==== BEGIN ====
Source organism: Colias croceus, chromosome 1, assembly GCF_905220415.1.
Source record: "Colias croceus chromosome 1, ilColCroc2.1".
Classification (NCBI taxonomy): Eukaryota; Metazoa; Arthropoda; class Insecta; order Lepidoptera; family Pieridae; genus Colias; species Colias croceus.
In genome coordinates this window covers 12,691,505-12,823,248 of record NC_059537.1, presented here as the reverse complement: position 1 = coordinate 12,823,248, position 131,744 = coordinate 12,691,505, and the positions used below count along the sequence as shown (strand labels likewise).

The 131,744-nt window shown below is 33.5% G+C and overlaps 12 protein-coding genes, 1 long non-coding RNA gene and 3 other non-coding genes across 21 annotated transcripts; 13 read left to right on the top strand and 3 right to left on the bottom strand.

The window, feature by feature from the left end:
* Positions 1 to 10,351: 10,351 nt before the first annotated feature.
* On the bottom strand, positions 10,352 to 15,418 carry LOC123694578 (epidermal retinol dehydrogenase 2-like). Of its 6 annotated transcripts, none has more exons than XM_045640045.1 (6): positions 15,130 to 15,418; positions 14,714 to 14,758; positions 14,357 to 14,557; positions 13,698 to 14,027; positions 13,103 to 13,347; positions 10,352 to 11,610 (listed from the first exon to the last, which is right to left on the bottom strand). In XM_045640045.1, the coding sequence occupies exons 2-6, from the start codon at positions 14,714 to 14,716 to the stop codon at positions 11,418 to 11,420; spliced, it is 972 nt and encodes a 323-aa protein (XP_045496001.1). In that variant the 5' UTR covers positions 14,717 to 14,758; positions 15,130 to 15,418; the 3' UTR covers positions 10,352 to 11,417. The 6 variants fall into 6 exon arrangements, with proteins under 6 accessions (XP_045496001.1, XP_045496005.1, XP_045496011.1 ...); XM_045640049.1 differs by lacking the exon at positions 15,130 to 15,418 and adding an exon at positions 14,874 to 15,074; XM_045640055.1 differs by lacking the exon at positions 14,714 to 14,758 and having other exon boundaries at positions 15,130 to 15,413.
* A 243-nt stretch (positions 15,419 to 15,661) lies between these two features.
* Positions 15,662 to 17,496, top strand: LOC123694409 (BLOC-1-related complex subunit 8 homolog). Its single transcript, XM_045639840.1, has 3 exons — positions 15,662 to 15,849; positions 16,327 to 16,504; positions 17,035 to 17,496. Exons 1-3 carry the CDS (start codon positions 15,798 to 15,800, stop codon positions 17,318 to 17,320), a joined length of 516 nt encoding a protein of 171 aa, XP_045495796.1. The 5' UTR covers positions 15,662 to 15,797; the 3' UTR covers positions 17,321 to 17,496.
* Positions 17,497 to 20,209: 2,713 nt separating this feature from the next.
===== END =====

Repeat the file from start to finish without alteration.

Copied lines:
Source organism: Colias croceus, chromosome 1, assembly GCF_905220415.1.
Source record: "Colias croceus chromosome 1, ilColCroc2.1".
Classification (NCBI taxonomy): Eukaryota; Metazoa; Arthropoda; class Insecta; order Lepidoptera; family Pieridae; genus Colias; species Colias croceus.
In genome coordinates this window covers 12,691,505-12,823,248 of record NC_059537.1, presented here as the reverse complement: position 1 = coordinate 12,823,248, position 131,744 = coordinate 12,691,505, and the positions used below count along the sequence as shown (strand labels likewise).

The 131,744-nt window shown below is 33.5% G+C and overlaps 12 protein-coding genes, 1 long non-coding RNA gene and 3 other non-coding genes across 21 annotated transcripts; 13 read left to right on the top strand and 3 right to left on the bottom strand.

The window, feature by feature from the left end:
* Positions 1 to 10,351: 10,351 nt before the first annotated feature.
* On the bottom strand, positions 10,352 to 15,418 carry LOC123694578 (epidermal retinol dehydrogenase 2-like). Of its 6 annotated transcripts, none has more exons than XM_045640045.1 (6): positions 15,130 to 15,418; positions 14,714 to 14,758; positions 14,357 to 14,557; positions 13,698 to 14,027; positions 13,103 to 13,347; positions 10,352 to 11,610 (listed from the first exon to the last, which is right to left on the bottom strand). In XM_045640045.1, the coding sequence occupies exons 2-6, from the start codon at positions 14,714 to 14,716 to the stop codon at positions 11,418 to 11,420; spliced, it is 972 nt and encodes a 323-aa protein (XP_045496001.1). In that variant the 5' UTR covers positions 14,717 to 14,758; positions 15,130 to 15,418; the 3' UTR covers positions 10,352 to 11,417. The 6 variants fall into 6 exon arrangements, with proteins under 6 accessions (XP_045496001.1, XP_045496005.1, XP_045496011.1 ...); XM_045640049.1 differs by lacking the exon at positions 15,130 to 15,418 and adding an exon at positions 14,874 to 15,074; XM_045640055.1 differs by lacking the exon at positions 14,714 to 14,758 and having other exon boundaries at positions 15,130 to 15,413.
* A 243-nt stretch (positions 15,419 to 15,661) lies between these two features.
* Positions 15,662 to 17,496, top strand: LOC123694409 (BLOC-1-related complex subunit 8 homolog). Its single transcript, XM_045639840.1, has 3 exons — positions 15,662 to 15,849; positions 16,327 to 16,504; positions 17,035 to 17,496. Exons 1-3 carry the CDS (start codon positions 15,798 to 15,800, stop codon positions 17,318 to 17,320), a joined length of 516 nt encoding a protein of 171 aa, XP_045495796.1. The 5' UTR covers positions 15,662 to 15,797; the 3' UTR covers positions 17,321 to 17,496.
* Positions 17,497 to 20,209: 2,713 nt separating this feature from the next.